Exploring the “Gap” Between Patient and Physician Perspectives in Inflammatory Bowel Disease

Author: Reme Mountifield

Mountifield, Reme, 2017 Exploring the “Gap” Between Patient and Physician Perspectives in Inflammatory Bowel Disease, Flinders University, School of Medicine

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While physicians diagnose and manage “disease”, patients experience “illness”. It is intuitive that a “gap” exists between the patient and physician perspectives in relation to chronic diseases such as Inflammatory Bowel Disease (IBD). Indirect evidence for such a “gap” exists in the high frequency of health behaviours which deviate from physician recommendation, such as medication non-adherence and non-participation in colonoscopic cancer surveillance. This thesis reports on six studies published in the peer-reviewed literature investigating whether a “gap” exists between patient and physician knowledge and beliefs in areas of IBD that require patient health decisions. The first two studies demonstrated a large and clinically significant gap, highlighting important misperceptions regarding the risk of infertility and the use of IBD medication during pregnancy. This novel work is likely to explain both the phenomenon of voluntary childlessness previously reported in IBD, as well as medication non-adherence during pregnancy. A further study demonstrated the dramatically positive effect of patient education on reproductive knowledge in IBD, suggesting that the gap can be modified with intervention. This work has influenced international guidelines (European Crohn’s and Colitis Organisation and Toronto) regarding the management of IBD during pregnancy, particularly in relation to preconception counselling. In addition, it has prompted the development of both Australian national guidelines for physicians managing IBD in pregnancy and a patient information booklet regarding reproduction and IBD with state-wide endorsement across South Australia. The fourth study investigated views regarding Colorectal Cancer in IBD, and also demonstrated a substantial “gap”. Individuals with IBD vastly overestimated both their cancer risk, and the ability of colonoscopic screening to mitigate this risk. This may have implications for participation in colonoscopic surveillance programs in individuals with IBD. Studies 5 and 6 addressed attitudes towards conventional medication and Complementary and Alternative Medicine (CAM) in IBD. Two distinct types of medication non-adherence were identified; that of medication dose omission, which is well described, and “covert dose reduction”, a lesser known phenomenon whereby patients deliberately dose reduce their IBD medication without their physician’s knowledge. This distinction was important as contrasting patient beliefs were found to underlie the two types of non-adherence. Study 6 provided further evidence for the “gap” in documenting high rates of Complementary and Alternative Medicine use (CAM) amongst individuals with IBD. This study provided an insight into the “hidden” influences on the “gap”, such as the opinions of family and friends, as well as highlighting the importance of clear patient-physician communication. Overall this body of work confirms the existence of a “gap” between patient and physician knowledge and beliefs across diverse areas in IBD. Patient misperceptions are frequent, although they vary in clinical significance. This thesis informs clinical practice in raising awareness of this “gap” and highlights the need for patient education as a highly effective strategy to empower patients and to optimise the patient-physician relationship.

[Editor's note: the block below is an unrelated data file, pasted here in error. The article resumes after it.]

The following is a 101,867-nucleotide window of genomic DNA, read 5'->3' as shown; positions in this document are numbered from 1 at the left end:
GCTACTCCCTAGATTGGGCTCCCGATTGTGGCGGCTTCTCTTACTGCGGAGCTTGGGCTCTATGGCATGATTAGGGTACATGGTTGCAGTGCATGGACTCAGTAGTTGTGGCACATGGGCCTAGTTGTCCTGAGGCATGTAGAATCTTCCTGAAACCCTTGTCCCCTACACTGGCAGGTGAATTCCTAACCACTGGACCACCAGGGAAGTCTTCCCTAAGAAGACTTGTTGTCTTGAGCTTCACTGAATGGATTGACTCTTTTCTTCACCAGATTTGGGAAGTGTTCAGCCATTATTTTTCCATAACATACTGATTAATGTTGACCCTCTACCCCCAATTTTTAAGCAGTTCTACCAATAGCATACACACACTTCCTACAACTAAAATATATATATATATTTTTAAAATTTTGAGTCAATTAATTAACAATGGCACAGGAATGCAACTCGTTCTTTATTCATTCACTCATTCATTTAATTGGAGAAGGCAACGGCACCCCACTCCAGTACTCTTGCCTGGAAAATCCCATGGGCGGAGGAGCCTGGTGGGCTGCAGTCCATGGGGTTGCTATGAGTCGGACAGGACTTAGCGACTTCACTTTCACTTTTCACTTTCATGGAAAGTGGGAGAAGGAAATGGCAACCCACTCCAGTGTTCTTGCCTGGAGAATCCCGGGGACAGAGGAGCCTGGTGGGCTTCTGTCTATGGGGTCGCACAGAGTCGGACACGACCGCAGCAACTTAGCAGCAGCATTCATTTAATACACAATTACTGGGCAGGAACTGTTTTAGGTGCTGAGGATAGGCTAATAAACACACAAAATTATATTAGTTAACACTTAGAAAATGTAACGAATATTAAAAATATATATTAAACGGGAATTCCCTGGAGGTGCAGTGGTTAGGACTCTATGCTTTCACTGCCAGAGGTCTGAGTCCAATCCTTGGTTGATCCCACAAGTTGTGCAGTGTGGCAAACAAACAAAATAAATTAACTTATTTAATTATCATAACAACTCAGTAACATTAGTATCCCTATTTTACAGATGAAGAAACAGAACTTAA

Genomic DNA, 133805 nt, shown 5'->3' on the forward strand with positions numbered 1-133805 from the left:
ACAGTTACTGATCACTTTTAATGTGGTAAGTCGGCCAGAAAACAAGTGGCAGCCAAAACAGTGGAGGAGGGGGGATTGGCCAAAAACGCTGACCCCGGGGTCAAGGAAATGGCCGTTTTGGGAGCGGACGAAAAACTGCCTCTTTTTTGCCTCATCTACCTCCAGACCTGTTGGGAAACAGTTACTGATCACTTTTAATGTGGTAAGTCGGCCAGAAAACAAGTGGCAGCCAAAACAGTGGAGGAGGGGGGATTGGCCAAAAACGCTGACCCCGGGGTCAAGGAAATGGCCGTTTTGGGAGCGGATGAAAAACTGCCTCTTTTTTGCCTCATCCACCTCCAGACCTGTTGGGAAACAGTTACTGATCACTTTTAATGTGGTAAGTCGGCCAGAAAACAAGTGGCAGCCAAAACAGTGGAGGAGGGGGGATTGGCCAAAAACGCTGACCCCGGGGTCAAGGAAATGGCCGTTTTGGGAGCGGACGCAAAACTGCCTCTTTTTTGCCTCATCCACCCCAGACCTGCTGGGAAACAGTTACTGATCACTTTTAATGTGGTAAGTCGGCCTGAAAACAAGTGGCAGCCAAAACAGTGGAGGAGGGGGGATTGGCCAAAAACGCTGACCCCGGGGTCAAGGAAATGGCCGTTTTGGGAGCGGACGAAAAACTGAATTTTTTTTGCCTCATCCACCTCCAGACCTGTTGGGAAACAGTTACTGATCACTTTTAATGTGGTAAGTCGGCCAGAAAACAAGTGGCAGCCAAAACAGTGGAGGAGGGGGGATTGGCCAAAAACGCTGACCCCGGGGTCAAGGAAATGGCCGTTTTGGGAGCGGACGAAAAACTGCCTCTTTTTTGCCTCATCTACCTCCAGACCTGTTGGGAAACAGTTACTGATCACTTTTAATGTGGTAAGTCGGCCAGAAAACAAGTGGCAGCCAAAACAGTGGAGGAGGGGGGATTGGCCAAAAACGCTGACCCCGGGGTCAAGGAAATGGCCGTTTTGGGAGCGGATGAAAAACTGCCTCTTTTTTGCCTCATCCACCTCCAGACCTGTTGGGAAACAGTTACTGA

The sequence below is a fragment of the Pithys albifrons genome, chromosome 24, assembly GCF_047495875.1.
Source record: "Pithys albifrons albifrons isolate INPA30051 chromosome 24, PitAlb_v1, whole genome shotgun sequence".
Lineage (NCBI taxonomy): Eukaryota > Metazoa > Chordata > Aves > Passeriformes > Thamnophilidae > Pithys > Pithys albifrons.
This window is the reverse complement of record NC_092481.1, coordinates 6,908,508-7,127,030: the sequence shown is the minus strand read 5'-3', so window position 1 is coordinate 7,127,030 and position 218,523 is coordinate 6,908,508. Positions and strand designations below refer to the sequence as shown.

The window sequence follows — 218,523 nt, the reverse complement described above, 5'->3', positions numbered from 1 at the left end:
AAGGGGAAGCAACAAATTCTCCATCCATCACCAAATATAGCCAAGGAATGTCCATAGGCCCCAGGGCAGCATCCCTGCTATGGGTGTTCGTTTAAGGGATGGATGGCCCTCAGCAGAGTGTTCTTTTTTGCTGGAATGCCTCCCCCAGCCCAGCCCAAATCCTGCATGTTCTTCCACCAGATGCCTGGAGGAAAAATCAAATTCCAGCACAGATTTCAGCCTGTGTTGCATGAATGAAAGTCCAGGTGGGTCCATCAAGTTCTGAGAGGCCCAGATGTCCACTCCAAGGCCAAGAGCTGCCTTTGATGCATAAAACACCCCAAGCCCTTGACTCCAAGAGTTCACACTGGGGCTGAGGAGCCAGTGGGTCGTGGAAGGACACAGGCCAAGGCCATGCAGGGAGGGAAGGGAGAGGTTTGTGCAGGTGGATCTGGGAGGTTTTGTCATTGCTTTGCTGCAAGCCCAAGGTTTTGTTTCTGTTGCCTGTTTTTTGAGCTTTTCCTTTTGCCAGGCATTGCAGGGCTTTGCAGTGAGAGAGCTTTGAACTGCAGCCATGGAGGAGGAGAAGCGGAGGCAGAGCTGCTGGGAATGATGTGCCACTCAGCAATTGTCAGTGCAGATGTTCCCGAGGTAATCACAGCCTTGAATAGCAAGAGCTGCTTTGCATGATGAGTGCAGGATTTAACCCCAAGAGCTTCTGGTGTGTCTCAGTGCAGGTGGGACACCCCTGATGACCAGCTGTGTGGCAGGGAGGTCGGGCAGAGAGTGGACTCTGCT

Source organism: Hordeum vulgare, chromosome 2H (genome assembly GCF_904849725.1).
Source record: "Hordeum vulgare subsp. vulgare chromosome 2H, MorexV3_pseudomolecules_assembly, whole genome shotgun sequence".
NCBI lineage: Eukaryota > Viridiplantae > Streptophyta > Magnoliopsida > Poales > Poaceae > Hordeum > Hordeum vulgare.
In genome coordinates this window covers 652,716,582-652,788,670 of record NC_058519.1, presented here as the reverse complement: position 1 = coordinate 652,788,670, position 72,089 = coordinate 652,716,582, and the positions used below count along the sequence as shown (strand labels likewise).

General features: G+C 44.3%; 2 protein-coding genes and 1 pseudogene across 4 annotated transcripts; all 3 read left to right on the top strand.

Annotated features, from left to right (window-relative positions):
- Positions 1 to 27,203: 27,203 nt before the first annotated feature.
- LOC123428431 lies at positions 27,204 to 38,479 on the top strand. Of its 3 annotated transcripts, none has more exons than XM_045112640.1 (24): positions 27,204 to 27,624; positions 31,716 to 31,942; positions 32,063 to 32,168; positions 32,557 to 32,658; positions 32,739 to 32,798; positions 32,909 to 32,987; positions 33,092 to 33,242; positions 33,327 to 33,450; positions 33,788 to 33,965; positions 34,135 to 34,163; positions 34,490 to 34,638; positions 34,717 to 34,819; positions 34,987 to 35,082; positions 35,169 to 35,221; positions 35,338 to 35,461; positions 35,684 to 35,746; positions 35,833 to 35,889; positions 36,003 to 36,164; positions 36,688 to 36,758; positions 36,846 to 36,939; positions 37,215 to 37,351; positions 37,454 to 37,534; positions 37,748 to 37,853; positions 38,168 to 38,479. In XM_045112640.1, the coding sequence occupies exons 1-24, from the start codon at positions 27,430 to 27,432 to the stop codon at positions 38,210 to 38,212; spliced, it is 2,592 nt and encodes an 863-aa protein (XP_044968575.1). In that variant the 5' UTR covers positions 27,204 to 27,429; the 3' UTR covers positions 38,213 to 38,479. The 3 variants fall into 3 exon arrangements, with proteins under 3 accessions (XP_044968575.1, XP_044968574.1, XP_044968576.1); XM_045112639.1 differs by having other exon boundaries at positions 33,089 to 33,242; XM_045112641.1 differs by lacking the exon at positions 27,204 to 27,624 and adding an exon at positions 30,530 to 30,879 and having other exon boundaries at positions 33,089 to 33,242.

Keywords: Inflammatory Bowel Disease, medication non adherence, fertility, pregnancy,
Subject: Medicine thesis

Thesis type: Doctor of Philosophy
Completed: 2017
School: School of Medicine
Supervisor: Peter Bampton